Sunday, January 17, 2016

The Badly Behaved Clock - a history.

I saw the clock in a shop window. How come I’d never noticed the shop before. Anyway, the clock had a label on it saying – SALE! £100 OFF. How could I resist such a bargain?
            In I went, for a closer look. My grandparents used to have a very similar clock. Perhaps that’s why I was drawn to it. When I was in my pre-school era Grandad would lift me up to watch the pendulum swing and I’d hold my breath, waiting for the hour or half-hour to chime.
            Gran had often been heard to say that Grandad would do anything for his grandchildren. ‘He’d give them the clock off the wall,’ she’d said. Such memories.
            When I left that shop the clock, all boxed up, was under my arm. The LSO (Long Suffering One) hung it on the living room wall that night. He attached the pendulum and I wound it with the big black key.
            When it struck for that very first time all we could do was stare at each other. ‘You’re taking that back tomorrow,’ said the LSO.

            ‘I am,’ I said. My ears were ringing. The chime had made the wall vibrate. It was deafening. The next morning I put the clock back in its box and set off for the shop. It wasn’t there.
            The place was boarded up and a sign across the front said CLOSED DOWN.
            The clock got taken home.
            We would stop the pendulum each night otherwise there was no chance of sleep. A neighbour, living 100 yards from us, asked us if we could hear a church clock chiming. The clock kept good time but, after a few weeks it began chiming erratically. Friends began phoning us just before the hour so that they could count the strikes. Three at ten-o’clock, six at four. I fell in love with this badly behaved timekeeper.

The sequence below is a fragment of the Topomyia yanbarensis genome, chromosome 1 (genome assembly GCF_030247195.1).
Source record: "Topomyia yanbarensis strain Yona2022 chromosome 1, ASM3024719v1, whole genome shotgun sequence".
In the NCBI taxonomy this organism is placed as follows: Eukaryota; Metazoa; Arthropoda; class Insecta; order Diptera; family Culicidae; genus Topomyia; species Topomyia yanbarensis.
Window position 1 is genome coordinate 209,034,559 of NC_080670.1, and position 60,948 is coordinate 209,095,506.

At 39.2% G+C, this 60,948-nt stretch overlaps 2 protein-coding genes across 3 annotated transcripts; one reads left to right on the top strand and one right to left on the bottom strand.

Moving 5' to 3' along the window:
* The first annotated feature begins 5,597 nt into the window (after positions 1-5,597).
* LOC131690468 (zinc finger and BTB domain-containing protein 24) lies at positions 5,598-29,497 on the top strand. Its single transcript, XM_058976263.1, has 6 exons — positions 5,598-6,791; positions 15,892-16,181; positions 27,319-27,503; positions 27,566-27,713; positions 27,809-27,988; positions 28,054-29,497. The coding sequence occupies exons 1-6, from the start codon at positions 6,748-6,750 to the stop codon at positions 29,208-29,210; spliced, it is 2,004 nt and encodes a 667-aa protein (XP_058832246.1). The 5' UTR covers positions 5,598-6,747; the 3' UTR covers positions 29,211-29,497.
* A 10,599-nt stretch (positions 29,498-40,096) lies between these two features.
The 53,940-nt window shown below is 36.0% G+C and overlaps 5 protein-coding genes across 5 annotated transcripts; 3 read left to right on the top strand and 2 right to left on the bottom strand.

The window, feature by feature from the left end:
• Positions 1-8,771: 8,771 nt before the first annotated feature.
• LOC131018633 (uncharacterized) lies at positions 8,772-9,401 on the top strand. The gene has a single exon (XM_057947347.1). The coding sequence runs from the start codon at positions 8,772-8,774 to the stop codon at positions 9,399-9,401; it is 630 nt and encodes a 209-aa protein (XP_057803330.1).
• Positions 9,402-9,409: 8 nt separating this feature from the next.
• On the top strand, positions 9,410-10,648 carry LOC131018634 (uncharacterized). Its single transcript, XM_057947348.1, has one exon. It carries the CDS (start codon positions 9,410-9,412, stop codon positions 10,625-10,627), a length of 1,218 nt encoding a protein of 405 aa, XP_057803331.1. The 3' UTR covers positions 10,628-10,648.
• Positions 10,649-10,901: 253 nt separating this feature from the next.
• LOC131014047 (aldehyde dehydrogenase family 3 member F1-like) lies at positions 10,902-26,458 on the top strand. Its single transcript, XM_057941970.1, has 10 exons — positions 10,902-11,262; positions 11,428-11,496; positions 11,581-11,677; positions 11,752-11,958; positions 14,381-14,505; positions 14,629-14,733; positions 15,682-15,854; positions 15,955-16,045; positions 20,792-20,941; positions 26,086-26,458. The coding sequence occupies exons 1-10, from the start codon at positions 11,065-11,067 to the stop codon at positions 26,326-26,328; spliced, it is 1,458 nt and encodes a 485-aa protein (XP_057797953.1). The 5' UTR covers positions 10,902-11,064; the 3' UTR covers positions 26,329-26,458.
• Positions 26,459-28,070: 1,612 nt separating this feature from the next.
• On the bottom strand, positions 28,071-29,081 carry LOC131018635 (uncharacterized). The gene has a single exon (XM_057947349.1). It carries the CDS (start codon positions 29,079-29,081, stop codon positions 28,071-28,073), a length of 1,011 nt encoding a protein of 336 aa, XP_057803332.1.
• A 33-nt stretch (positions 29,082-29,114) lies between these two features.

When we moved house it settled down to striking an hour out. At mid-day we’d get eleven strikes. When we moved house again it pleased itself. Then it broke. That £100 I’d saved was the cost of fixing it. The repair man smiled. ‘Lovely clock and it’s fixed now.’
            Oh, the disappointment when the clock struck three at three, four at four. Boring! But there was no need to worry. It behaved for about a week and then, one morning, as I set the pendulum swinging – we still had to stop it at night in order to get any sleep – it struck thirteen. All day it pleased itself and it’s been doing so ever since.
            I’ve waited for thirteen to strike again. After all, shouldn’t something magical happen? No luck yet but, last week,  it struck fourteen times.

            I so love that clock.


  1. Love the story of The Clock! It's a living thing and clearly chose you as much as you chose it xx

    1. I've always felt it had a wicked sense of humour and was very sad when it got mended. The repair man was so pleased it chimed properly. I needn't have worried. Chiming properly didn't last long.

  2. Ha! Love it. We have my grandad's Ansonia mantle clock (1874...ish). I have to stop the chimes when the grandchildren stop over, but no complaints from neighbours...yet.

  3. It seems to suit you Lynne :) Reading your story, apart from make me laugh, reminded me of the song: My Grandfather Clock stood to tall for the shelf so it stood ninety years on the floor.... Do you remember that?
    Have a lovely week, Lynne.

    1. No, I don't remember that song. I'll go and Google it now.

  4. Marlene Anderson18 January, 2018 02:41

    Reminds me of the Ansonia clock that my grandparents got for a wedding present. My mother inherited it and it lived on the mantelpiece through the wall from my bedroom. When I couldn't sleep I'd lie awake and count the strikes. It now lives on the bookcase in our family room and doesn't get wound very often as the workings are getting worn. Strange thing is, it will strike suddenly out of the blue when I haven't wound it. Someone trying to send me a message?